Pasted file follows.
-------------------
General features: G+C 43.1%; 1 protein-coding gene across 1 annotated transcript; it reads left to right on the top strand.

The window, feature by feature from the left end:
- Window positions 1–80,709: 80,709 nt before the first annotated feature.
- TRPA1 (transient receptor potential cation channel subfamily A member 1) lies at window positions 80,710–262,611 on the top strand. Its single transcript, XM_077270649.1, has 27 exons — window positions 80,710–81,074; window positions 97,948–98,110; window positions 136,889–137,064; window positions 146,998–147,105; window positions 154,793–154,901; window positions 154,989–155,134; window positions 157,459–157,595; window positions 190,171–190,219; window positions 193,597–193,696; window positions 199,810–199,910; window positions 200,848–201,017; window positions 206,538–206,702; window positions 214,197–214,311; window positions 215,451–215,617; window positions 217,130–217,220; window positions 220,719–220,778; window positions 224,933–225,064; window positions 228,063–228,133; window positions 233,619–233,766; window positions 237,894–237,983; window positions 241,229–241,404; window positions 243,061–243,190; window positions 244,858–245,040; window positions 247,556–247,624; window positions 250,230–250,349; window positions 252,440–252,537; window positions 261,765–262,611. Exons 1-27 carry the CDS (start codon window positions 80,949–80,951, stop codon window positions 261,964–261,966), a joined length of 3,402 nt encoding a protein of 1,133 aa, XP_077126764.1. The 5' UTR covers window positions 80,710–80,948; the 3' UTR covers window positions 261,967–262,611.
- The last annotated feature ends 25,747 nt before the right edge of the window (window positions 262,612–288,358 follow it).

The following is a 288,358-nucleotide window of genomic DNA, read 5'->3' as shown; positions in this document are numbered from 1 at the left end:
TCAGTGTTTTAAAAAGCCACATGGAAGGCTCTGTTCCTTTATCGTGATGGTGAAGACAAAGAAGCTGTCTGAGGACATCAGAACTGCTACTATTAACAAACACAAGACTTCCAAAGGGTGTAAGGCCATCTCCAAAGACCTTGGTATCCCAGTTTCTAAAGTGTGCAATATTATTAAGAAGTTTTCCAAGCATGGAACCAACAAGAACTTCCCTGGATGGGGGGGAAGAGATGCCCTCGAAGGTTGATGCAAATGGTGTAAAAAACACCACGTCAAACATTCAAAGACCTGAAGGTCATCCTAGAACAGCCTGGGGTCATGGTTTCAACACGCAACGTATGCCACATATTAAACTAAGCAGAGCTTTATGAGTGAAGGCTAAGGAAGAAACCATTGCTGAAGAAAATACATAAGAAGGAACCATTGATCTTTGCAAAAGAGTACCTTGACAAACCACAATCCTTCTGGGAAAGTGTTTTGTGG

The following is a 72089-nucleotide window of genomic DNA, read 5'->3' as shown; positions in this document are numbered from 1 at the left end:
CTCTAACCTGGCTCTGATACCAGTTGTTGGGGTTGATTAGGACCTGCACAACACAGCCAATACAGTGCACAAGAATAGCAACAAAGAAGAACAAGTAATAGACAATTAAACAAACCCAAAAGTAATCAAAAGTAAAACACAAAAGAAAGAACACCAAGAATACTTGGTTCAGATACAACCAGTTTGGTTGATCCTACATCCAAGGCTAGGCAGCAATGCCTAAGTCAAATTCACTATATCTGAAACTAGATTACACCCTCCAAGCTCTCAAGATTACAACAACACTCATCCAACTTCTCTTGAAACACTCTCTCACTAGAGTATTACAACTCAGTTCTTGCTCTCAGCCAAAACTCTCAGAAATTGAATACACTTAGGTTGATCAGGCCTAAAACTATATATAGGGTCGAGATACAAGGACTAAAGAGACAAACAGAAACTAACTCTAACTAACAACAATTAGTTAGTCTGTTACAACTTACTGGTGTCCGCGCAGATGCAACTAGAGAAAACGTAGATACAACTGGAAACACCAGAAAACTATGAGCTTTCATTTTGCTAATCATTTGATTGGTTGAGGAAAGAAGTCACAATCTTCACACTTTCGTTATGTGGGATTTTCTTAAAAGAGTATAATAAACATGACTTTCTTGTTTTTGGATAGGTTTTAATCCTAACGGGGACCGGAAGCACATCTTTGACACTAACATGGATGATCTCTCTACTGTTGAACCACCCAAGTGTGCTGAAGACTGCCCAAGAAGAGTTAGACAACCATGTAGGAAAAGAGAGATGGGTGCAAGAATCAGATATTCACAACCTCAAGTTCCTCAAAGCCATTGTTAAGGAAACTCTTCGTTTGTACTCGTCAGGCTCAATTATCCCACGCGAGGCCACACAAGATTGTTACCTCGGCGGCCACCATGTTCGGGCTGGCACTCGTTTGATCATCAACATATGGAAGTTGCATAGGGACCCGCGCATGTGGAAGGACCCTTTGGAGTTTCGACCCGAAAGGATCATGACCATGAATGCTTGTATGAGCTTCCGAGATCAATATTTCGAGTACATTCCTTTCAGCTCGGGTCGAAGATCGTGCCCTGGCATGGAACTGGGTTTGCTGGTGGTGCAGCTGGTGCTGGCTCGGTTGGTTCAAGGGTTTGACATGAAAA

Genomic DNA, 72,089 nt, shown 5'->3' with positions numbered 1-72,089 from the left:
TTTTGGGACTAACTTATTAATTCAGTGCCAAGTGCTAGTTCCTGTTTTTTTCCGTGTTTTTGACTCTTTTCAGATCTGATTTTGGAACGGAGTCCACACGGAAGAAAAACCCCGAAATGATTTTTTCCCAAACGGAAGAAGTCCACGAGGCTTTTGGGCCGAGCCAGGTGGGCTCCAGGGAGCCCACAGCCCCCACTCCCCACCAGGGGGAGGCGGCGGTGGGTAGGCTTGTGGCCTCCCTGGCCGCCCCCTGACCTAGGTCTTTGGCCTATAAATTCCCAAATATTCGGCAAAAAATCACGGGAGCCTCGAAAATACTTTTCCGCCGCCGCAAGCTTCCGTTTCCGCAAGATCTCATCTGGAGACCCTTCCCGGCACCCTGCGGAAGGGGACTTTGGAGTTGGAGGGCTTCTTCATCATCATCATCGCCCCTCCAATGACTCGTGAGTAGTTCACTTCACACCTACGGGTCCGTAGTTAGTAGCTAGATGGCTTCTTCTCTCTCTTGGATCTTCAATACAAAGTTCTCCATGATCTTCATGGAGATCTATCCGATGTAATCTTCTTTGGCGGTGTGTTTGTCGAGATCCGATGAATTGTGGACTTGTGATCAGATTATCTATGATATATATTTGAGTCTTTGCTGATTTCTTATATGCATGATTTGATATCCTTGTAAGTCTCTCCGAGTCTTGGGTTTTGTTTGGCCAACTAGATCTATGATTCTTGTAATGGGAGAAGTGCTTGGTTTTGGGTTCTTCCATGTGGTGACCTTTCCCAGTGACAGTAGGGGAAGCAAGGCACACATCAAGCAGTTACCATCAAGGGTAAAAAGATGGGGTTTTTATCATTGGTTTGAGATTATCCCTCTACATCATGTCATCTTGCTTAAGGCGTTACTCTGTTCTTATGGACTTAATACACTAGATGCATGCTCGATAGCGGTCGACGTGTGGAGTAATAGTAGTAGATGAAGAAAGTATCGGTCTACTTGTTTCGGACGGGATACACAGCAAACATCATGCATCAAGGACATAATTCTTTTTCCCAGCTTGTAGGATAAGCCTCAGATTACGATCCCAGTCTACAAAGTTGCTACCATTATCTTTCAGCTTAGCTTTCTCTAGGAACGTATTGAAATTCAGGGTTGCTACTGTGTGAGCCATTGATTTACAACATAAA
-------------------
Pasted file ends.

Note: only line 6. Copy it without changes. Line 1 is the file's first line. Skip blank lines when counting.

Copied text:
The following is a 288,358-nucleotide window of genomic DNA, read 5'->3' as shown; positions in this document are numbered from 1 at the left end: